Your next question comes from John Shanley - Susquehanna Financial Group

John Shanley - Susquehanna Financial Group

Thank you and good morning everybody. Ed, with the Golf Galaxy comp sales down 9% in the quarter are you experiencing comparable slow down in golf product sales within the core of Dick’s operation as well?

Edward Stack

Yes, the comps in golf at Dick’s mirrored Golf Galaxy. We’re a little bit better than what Golf Galaxy was but there was a big difference in this quarter versus last year in the fourth quarter where people were playing golf in November and December in 2006 and this year they certainly weren’t. So we don’t see this as a fundamental change to the golf business and I won’t comment by region, but where you see golf being played 12 months a year, the golf business performed much better than what those comps would indicate.

John Shanley - Susquehanna Financial Group

That’s encouraging. I wonder if you can drill down just a little more on the expectations for the flat to slightly up comps in the first quarter. Is this due to a fall off in shopper traffic or concerns about the economy or merchandise related issues. I’m wondering if you can kind of elaborate a little bit for us.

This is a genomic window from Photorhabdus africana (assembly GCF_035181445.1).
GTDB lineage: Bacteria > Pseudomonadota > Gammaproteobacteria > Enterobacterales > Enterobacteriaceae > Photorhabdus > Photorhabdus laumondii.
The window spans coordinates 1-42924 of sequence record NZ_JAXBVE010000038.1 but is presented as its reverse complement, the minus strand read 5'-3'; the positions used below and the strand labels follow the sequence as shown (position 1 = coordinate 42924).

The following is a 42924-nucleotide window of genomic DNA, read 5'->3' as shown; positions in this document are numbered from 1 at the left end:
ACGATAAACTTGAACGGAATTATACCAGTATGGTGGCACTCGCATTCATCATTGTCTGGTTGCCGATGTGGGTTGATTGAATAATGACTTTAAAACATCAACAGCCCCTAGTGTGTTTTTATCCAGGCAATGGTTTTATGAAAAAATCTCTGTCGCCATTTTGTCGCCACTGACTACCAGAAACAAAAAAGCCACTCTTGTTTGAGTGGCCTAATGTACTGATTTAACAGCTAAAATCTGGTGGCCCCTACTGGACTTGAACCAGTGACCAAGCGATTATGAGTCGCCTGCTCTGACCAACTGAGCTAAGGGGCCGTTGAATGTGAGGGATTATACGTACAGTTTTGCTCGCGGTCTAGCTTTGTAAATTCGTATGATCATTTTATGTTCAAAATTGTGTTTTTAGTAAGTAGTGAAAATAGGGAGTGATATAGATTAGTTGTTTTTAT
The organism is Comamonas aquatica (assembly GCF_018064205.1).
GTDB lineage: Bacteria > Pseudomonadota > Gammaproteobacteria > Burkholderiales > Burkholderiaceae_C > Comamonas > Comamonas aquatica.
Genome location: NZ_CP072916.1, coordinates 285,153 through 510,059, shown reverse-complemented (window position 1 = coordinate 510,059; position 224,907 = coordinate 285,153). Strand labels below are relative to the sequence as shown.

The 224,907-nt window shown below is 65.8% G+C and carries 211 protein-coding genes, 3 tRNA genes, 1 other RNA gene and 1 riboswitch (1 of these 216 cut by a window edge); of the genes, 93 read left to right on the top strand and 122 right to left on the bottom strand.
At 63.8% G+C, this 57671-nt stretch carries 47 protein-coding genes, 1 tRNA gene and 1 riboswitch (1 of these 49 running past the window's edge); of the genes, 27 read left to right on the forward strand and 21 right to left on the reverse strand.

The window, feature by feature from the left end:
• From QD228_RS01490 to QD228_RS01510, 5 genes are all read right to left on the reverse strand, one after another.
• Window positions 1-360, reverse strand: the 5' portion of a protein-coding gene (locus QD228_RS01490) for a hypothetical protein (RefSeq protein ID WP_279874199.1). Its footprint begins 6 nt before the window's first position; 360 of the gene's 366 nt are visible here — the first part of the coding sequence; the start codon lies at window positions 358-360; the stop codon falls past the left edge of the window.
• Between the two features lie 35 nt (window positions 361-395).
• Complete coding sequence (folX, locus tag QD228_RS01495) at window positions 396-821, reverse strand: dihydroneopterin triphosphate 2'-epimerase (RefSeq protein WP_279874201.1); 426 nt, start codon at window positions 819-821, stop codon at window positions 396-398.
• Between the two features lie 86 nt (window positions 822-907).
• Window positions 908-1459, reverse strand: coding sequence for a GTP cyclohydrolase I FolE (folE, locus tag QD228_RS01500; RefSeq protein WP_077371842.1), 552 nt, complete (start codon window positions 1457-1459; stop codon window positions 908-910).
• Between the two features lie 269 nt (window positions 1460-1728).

Edward Stack

Well on the first quarter we actually indicated comps would be negative 4 to negative 1 and that’s primarily as I said we haven’t seen a start to the spring sports seasons versus even how it was last year where many of the fields are still covered with snow and the kids just aren’t out there. I know I’ve got two of my daughters play lacrosse and they have not been outside for lacrosse yet this year.

John Shanley - Susquehanna Financial Group

So its weather related as much as anything else?

Edward Stack

Well we think that there is a combination of weather and a combination of just the difficult economic environment that we’re all experiencing right now. What the breakdown is between those we really can’t tell because of the spring sports seasons haven’t started yet.

John Shanley - Susquehanna Financial Group

I see, okay and lastly I wonder if you could comment on the various major merchandise sectors within the Dick’s operation between apparel, footwear and [inaudible], are all of the business plans or business sectors meeting expectations or are there some that are falling short of your business plan expectations?

Edward Stack